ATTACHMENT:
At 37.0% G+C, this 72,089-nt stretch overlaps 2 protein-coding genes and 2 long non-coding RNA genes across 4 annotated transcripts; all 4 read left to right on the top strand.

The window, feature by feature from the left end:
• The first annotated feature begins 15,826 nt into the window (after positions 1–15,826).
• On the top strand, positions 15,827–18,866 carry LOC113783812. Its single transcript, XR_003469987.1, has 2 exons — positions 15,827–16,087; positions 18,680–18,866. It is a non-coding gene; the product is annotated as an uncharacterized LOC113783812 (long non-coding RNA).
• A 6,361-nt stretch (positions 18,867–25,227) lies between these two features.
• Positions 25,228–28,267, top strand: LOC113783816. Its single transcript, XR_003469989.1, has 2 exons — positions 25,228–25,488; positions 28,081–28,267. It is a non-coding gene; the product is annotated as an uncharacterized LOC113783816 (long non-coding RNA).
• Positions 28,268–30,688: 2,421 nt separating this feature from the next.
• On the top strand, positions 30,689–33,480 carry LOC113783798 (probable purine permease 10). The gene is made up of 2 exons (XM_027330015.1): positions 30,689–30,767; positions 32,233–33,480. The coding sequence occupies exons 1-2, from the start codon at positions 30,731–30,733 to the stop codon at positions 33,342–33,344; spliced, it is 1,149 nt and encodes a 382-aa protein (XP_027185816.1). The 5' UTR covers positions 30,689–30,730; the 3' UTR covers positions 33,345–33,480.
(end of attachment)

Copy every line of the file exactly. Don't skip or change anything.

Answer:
At 37.0% G+C, this 72,089-nt stretch overlaps 2 protein-coding genes and 2 long non-coding RNA genes across 4 annotated transcripts; all 4 read left to right on the top strand.

The window, feature by feature from the left end:
• The first annotated feature begins 15,826 nt into the window (after positions 1–15,826).
• On the top strand, positions 15,827–18,866 carry LOC113783812. Its single transcript, XR_003469987.1, has 2 exons — positions 15,827–16,087; positions 18,680–18,866. It is a non-coding gene; the product is annotated as an uncharacterized LOC113783812 (long non-coding RNA).
• A 6,361-nt stretch (positions 18,867–25,227) lies between these two features.
• Positions 25,228–28,267, top strand: LOC113783816. Its single transcript, XR_003469989.1, has 2 exons — positions 25,228–25,488; positions 28,081–28,267. It is a non-coding gene; the product is annotated as an uncharacterized LOC113783816 (long non-coding RNA).
• Positions 28,268–30,688: 2,421 nt separating this feature from the next.
• On the top strand, positions 30,689–33,480 carry LOC113783798 (probable purine permease 10). The gene is made up of 2 exons (XM_027330015.1): positions 30,689–30,767; positions 32,233–33,480. The coding sequence occupies exons 1-2, from the start codon at positions 30,731–30,733 to the stop codon at positions 33,342–33,344; spliced, it is 1,149 nt and encodes a 382-aa protein (XP_027185816.1). The 5' UTR covers positions 30,689–30,730; the 3' UTR covers positions 33,345–33,480.